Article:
When he was in his 20s, Minister of Economic Development and Trade, Deron Bilous recalls sitting down with a financial advisor and struggling to find worthy investments that aligned with his values.
Now, with the introduction of the Community Economic Development Tax Credit (CEDC) by the Government of Alberta on October 18, 2018, Bilous is looking forward to seeing others invest in businesses they believe in.
The CEDC Tax Credit is unique to the Government of Alberta’s preceding tax credits in that it “targets for-profit businesses operating in the community economic development sphere,” says Bilous’ Press Secretary Jean-Marc Prevost.
“These businesses usually find it hard to access affordable capital that is required to help them expand and innovate.” The Government of Alberta has allocated an annual budget of $3 million for CEDCs over three years, with a 30% tax credit available to investors.
“The CEDC tax credit program enables investors to move money from Wall Street and Bay Street onto main streets and local businesses across Alberta,” said Barb Davies, co-founder of Local Investing YYC, at a press conference held at Momentum on October 18.
Local Investing YYC is an investment cooperative providing capital to local businesses generating social, environmental and financial returns. It is in the process of registering as a CEDC. Investment shares in the cooperative are RRSP and TFSA eligible.
CEDCs will create a symbiotic relationship for Alberta’s socially-minded entrepreneurs, communities, and investors. “Investors interested in both financial and social returns now have the opportunity to do so locally. Small locally-owned businesses that generate community economic development and social impact can get access to affordable capital to expand their business or start new ones,” says Prevost. Local communities will also be able to improve their business environment as local businesses launch and grow to meet the needs of the community.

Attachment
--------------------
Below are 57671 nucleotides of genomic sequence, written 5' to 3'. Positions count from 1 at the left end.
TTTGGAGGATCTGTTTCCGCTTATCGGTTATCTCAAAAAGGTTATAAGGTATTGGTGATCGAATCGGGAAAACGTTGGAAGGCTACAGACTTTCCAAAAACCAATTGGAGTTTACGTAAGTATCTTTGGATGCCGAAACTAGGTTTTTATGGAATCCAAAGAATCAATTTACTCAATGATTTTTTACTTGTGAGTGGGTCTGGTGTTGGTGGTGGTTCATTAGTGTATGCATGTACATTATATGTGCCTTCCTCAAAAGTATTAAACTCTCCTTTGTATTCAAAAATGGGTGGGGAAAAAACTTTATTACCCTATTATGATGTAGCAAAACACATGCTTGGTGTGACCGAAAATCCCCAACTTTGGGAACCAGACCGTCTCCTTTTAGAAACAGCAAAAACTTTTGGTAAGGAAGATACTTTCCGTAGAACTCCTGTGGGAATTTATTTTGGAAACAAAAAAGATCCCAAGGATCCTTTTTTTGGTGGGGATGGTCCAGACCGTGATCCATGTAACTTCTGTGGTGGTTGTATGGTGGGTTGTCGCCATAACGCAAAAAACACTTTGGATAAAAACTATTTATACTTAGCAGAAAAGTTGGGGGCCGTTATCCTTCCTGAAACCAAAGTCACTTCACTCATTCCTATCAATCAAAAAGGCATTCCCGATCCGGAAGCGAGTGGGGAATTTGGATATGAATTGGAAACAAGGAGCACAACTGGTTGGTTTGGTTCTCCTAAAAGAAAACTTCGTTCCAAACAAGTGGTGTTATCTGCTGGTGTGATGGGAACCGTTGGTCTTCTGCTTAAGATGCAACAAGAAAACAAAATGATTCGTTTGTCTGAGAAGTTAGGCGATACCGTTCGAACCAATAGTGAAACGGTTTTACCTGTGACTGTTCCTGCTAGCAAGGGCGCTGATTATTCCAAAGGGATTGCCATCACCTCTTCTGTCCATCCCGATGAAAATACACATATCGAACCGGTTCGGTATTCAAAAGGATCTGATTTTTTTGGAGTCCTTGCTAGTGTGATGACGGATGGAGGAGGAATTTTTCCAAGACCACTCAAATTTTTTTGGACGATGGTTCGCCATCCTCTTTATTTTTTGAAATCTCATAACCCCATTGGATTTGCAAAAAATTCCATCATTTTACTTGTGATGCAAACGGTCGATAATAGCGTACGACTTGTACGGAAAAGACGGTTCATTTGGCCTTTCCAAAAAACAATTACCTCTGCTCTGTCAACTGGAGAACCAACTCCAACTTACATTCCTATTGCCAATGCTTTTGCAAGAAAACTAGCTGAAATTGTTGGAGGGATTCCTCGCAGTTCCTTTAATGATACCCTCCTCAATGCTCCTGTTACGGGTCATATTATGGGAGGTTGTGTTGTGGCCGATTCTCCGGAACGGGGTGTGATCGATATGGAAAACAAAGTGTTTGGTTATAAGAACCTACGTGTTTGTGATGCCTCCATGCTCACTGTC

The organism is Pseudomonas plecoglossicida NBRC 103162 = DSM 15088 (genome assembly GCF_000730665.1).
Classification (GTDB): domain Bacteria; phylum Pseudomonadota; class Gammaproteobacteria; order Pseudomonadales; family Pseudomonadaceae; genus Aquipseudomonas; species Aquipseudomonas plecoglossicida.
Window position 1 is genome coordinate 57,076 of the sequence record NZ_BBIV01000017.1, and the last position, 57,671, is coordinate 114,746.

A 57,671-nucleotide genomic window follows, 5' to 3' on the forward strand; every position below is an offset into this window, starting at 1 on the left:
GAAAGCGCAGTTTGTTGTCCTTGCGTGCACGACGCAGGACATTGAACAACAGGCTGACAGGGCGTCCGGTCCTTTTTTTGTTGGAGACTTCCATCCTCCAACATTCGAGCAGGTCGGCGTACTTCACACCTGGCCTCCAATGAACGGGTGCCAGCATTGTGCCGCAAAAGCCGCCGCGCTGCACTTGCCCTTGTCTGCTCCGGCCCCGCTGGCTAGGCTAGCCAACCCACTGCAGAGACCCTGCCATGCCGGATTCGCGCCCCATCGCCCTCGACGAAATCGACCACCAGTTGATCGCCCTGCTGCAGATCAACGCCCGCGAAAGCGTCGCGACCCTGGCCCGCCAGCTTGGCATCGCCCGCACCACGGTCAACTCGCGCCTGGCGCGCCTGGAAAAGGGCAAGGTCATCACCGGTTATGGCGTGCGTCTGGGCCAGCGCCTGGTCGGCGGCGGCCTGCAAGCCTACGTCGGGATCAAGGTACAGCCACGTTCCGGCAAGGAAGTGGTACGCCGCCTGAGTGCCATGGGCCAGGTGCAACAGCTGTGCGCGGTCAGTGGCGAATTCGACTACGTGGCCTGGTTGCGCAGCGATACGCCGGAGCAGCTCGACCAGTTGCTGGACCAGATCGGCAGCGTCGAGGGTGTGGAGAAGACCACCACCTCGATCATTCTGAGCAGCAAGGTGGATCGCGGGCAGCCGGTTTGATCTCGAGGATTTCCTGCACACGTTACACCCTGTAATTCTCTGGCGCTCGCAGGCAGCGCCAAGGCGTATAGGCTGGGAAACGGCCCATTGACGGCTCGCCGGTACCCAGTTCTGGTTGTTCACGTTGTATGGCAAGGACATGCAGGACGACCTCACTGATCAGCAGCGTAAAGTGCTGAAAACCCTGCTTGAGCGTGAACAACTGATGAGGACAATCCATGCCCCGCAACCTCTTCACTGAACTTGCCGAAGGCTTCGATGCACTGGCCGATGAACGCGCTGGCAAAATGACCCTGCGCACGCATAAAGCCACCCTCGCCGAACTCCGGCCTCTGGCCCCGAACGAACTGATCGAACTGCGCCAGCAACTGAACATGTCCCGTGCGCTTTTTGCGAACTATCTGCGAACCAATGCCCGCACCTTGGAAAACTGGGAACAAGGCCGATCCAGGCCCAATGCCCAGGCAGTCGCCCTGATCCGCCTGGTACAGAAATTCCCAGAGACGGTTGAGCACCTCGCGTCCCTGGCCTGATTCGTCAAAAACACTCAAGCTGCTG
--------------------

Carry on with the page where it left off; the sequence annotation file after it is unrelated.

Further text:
To be eligible for investments through a CEDC, a for-profit business must have fewer than 100 employees, be permanently established in Alberta, and be actively engaged in “eligible community business activities.” This includes increasing access to consumer goods and services that improve the community on an economic or social level, or by employing and training citizens that are facing social challenges such as poverty.
“We want to show Albertans that you can have a financial return while investing in a business that has a social benefit,” Bilous says. “It’s very exciting, and I’m proud of the work that my department has done to deliver this to the community.”
• Read the press release from the Government of Alberta here.
• Click here to learn more about CEDCs.
• Check out Local Investing YYC for future updates on how you can invest in local businesses in Calgary creating sustainable change.